FrançOis Truffaut

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Last Updated on May 5, 2015, by eNotes Editorial. Word Count: 504

FRANÇOIS TRUFFAUT

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According to the advertisement—which, for once, is true to the work being promoted—[La Pointe Courte] is a "film essay to be read," made up of two accounts: one about a couple who have been married for four years, and another about a fishing village (La Pointe Courte, near Sète). The film doesn't try to reproduce an experience or to prove any point. It tells its stories slowly, in rhythm with the consuming, transforming passage of time, in rhythm with inexorable time, under the glow of time that is beautiful as well.

Behind the suspect simplicity of the project, a number of secret intentions are hidden, left unstated because they are almost impossible to articulate. Some might fear they bear only a distant relationship to the direction and the handling of the actors.

Since the heroine of the film is in touch only with iron, and her partner only with wood, there is an intense moment of crisis when, at a certain moment, the saw cuts into a plank of wood. That is the kind of idea—I would not have discovered this one unaided!—that recurs in La Pointe Courte, as images that have been a bit too carefully "framed" follow one another, accompanied by exchanges of dialogue that are straight out of the highly intellectual theater of Maurice Clavel.

It is difficult to form a judgment of a film in which the true and the false, the true-false and the false-true, are intermingled according to barely perceived rules. (pp. 308-09)

If, by the nature of its ambitions, La Pointe Courte joins the family of films that are outside cinema—Minna de Venghel, Le Pain vivant, Huis Clos—it is nonetheless superior to these because the result matches the director's intentions. Indeed, Agnès Varda may yet one day ask herself, and confront, the essential problems in filmmaking.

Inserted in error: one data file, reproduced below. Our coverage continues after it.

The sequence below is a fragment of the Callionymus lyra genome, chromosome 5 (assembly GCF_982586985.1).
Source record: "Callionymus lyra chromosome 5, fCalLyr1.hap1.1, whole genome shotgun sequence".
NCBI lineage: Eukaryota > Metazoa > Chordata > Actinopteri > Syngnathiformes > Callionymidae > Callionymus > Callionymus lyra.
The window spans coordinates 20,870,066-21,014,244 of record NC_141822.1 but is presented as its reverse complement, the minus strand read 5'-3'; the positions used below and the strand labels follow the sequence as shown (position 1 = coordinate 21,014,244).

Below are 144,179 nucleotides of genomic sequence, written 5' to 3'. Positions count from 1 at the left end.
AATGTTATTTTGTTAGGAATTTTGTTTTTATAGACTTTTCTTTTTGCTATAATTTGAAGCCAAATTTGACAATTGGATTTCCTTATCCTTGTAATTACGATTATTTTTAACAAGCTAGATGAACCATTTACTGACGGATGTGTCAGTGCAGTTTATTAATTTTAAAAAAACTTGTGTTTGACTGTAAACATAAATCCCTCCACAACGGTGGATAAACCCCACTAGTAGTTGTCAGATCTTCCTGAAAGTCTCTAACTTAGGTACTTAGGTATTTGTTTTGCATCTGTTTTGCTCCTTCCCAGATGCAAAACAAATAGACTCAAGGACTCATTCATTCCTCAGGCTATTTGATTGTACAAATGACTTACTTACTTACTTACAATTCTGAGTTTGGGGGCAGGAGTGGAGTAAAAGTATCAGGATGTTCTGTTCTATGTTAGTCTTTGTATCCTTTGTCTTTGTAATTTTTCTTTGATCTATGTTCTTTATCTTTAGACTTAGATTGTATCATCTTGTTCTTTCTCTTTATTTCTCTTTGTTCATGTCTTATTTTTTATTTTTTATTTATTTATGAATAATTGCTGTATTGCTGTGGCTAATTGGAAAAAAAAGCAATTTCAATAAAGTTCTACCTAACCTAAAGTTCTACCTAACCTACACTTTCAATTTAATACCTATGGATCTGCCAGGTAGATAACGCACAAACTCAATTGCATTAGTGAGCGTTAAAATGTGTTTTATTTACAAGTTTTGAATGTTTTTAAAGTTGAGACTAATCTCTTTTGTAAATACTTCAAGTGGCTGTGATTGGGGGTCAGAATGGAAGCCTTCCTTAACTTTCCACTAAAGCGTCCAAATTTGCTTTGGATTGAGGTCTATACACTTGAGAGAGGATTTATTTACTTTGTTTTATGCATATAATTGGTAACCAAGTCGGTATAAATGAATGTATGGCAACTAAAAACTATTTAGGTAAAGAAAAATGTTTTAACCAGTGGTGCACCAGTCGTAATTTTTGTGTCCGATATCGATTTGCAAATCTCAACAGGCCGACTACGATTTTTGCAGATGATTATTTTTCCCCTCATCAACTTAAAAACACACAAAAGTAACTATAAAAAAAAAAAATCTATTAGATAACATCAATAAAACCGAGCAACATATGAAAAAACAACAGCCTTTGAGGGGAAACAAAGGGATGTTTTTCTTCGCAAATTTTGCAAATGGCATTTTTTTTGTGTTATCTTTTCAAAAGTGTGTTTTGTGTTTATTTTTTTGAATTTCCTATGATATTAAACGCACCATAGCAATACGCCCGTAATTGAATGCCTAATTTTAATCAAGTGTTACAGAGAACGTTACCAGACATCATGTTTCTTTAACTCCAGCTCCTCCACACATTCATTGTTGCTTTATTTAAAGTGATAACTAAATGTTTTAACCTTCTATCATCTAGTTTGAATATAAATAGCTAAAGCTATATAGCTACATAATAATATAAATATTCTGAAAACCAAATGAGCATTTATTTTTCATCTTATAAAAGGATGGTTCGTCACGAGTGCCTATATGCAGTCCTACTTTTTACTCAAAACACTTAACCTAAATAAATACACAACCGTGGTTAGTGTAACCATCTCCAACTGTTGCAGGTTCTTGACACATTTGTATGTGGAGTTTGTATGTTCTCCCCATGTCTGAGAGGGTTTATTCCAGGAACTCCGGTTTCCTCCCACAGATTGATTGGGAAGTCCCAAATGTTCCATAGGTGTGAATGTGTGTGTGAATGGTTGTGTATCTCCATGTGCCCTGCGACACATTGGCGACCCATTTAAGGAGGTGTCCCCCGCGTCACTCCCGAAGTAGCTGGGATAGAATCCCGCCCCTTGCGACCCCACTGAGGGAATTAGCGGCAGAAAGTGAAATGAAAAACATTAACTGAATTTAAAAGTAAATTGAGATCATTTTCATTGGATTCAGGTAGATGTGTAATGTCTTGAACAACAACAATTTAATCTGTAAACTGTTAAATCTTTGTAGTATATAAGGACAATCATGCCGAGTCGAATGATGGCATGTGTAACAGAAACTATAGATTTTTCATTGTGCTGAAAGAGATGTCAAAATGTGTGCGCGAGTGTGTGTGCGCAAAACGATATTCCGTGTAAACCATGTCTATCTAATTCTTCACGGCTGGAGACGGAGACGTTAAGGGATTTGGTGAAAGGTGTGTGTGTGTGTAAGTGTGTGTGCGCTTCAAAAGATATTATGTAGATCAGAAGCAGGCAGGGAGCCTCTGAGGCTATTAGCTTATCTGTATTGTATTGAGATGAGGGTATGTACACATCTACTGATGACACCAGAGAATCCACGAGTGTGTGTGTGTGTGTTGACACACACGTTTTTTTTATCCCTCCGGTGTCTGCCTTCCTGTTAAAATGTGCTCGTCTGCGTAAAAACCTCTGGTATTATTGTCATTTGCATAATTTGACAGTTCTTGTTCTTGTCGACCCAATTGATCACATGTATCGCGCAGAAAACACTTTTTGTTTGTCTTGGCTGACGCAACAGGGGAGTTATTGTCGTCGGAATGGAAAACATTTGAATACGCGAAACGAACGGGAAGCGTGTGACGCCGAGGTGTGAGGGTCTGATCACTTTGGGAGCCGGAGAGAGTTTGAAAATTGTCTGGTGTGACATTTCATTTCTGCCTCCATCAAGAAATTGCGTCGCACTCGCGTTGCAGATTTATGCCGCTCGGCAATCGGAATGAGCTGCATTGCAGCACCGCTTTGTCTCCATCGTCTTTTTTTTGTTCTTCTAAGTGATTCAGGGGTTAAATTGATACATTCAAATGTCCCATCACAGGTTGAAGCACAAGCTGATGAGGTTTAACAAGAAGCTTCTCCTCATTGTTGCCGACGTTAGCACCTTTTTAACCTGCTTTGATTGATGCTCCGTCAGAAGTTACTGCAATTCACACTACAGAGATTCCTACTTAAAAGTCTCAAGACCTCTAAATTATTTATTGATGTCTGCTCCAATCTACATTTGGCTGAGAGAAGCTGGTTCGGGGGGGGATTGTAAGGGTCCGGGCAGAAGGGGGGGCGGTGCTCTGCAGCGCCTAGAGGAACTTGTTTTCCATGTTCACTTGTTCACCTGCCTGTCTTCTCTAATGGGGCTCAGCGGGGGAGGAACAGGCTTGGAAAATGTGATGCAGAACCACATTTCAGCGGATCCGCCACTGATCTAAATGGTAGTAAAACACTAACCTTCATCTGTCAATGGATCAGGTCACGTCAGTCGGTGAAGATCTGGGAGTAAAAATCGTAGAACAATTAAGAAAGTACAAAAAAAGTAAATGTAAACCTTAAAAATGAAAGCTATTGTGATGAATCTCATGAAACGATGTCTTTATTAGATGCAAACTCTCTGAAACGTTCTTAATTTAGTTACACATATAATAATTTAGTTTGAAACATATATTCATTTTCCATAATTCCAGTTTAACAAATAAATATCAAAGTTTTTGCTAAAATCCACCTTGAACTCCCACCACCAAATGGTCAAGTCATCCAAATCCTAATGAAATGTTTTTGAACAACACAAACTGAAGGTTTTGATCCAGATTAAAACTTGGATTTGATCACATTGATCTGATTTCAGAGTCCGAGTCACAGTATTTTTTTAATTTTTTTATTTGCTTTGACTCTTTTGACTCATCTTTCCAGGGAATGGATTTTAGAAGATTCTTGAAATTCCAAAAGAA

The main fault with this film, which in the end, I have not understood much better than my colleagues—those who praised it and those who did not—is that it is loosely directed. I am not speaking of the technique, which is surprisingly mature for a first film, but about the completely slack direction of the actors. The acting of Montfort and Noiret (whose resemblance to Varda is perhaps not accidental) remains uncertain. Their gestures, attitudes, looks, and tones of voice remain deliberate and theoretical.

At the end of this report on a film (which is itself a kind of report), I notice that I have dealt with the vehicle rather than the content. It was the best way of avoiding the ponderous remarks that this very cerebral director confidently expects. (p. 309)

François Truffaut, "Agnès Varda: 'La Pointe Courte'" (1956), in his The Films in My Life, translated by Leonard Mayhew (copyright © 1975 by, Flammarion; translation copyright © 1978 by Simon & Schuster; reprinted by permission of Simon & Schuster, a Division of Gulf & Western Corporation; originally published as Les films de ma vie, Flammarion, 1975), Simon & Schuster, 1978, pp. 308-10.

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